A Prayer for Owen Meany
Fate and Free Will Quotes Page 3
How we cite our quotes:
Since her death, Owen had hinted that the strongest force compelling him to attend Gravesend Academy—namely, my mother's insistence—was gone. Those rooms allowed us to imagine what we might become—if not exactly boarders (because I would continue to live with Dan, and with Grandmother, and Owen would live at home), we would still harbor such secrets, such barely restrained messiness, such lusts, even, as these poor residents of Waterhouse Hall. It was our lives in the near future that we were searching for when we searched in those rooms, and therefore it was shrewd of Owen that he made us take our time. (4.54)
Do you remember doing similar things as a kid – putting yourself in an older person's shoes, trying to figure out what your life is fated to be like, based on theirs? It's something we all have done, and John and Owen do it, too.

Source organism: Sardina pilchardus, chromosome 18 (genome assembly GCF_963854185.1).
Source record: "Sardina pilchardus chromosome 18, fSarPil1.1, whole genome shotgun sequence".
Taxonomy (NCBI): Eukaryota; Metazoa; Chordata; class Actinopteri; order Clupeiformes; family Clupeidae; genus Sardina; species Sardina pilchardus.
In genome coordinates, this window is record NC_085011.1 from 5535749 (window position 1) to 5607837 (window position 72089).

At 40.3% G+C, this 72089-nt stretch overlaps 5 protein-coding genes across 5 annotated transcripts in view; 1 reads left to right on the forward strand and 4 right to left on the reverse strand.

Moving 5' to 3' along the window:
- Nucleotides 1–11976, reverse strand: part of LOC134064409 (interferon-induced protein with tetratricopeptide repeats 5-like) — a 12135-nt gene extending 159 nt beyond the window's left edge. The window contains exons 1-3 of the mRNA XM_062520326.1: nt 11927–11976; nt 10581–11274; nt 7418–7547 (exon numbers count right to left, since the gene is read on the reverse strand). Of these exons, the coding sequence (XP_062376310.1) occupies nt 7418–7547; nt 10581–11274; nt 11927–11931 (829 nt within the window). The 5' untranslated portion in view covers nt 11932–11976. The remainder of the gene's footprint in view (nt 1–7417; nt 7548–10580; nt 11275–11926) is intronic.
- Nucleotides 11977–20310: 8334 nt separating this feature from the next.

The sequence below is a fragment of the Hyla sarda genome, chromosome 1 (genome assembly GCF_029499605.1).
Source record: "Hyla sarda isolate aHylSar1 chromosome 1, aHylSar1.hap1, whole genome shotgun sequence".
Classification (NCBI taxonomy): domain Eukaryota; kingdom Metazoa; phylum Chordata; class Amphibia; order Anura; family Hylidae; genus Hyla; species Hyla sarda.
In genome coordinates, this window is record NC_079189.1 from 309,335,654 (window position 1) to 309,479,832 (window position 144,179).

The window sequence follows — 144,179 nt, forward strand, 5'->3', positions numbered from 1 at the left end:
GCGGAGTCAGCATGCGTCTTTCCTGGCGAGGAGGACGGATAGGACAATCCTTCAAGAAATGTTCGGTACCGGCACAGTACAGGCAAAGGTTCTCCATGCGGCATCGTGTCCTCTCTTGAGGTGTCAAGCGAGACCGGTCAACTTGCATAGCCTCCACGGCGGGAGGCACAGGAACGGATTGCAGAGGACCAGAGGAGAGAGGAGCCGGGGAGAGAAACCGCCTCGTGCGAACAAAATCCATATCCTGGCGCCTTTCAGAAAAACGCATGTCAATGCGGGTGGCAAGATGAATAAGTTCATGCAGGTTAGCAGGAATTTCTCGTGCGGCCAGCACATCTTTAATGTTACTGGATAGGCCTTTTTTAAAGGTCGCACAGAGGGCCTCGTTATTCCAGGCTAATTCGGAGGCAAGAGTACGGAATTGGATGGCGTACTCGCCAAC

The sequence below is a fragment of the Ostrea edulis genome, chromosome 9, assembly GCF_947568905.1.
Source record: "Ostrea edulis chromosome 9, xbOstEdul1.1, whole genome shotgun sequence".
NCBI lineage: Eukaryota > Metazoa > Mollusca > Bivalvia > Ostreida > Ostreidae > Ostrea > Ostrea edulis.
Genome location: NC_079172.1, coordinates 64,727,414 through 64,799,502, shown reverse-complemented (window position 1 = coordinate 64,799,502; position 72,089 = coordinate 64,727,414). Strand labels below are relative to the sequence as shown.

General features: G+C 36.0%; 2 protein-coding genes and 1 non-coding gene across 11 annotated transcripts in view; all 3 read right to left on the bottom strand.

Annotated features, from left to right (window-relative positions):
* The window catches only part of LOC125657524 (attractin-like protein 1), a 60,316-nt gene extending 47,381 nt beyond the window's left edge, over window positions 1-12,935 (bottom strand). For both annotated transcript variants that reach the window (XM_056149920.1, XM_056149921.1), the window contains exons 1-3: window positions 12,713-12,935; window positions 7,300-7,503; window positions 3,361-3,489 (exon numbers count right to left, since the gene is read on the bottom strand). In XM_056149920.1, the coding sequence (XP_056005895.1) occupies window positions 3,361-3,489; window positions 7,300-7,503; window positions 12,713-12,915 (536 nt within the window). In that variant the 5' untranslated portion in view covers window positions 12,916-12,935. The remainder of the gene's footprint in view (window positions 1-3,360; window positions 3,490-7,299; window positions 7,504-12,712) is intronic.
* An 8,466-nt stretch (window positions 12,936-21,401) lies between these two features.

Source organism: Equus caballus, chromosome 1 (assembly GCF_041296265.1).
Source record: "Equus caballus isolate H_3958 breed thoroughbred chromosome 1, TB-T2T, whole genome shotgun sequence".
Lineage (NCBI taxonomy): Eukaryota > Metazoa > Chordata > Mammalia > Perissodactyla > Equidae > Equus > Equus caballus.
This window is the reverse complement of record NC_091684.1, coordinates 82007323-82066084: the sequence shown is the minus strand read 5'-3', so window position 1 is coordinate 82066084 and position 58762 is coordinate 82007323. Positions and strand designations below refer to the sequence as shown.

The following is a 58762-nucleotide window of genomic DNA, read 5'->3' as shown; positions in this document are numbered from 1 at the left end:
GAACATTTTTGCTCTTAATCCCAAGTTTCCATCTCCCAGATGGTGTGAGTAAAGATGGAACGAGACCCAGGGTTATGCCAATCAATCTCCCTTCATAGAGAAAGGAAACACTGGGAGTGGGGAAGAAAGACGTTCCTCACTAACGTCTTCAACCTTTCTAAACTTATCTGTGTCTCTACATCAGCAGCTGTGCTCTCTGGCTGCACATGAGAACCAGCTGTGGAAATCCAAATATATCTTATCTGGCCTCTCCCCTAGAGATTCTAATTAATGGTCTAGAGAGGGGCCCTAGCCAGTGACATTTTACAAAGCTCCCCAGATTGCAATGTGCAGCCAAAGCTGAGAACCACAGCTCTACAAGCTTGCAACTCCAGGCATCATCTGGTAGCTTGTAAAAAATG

That was how we ended up on Newbury Street—one Wednesday afternoon in the fall of '61. I know now that it was NO ACCIDENT that we ended up there. (7.46)
Remember, Owen doesn't believe in accidents anymore. Increasingly, we get the sense that the things that he does are all components of some larger plan. In this case, Owen is all over the task of trying to figure out the identity of John's birth father, and the search takes the two boys to Newbury Street in Boston to the site of the dress store where Tabby bought her red dress.
"Don't bother, kid," said Mr. McSwiney. "If he was looking for you, he would have found you."
"GOD WILL TELL HIM WHO HIS FATHER IS," Owen said; Graham McSwiney shrugged. (7.181-182)
Here, we see how fate and free will seem to exist in conflict with one another. Mr. McSwiney suggests that Johnny's father hasn't revealed himself yet because he doesn't want to – an exercise of his free will, so to speak. Owen seems to be suggesting that fate will overcome free will and that God will inevitably show Johnny who his real father is.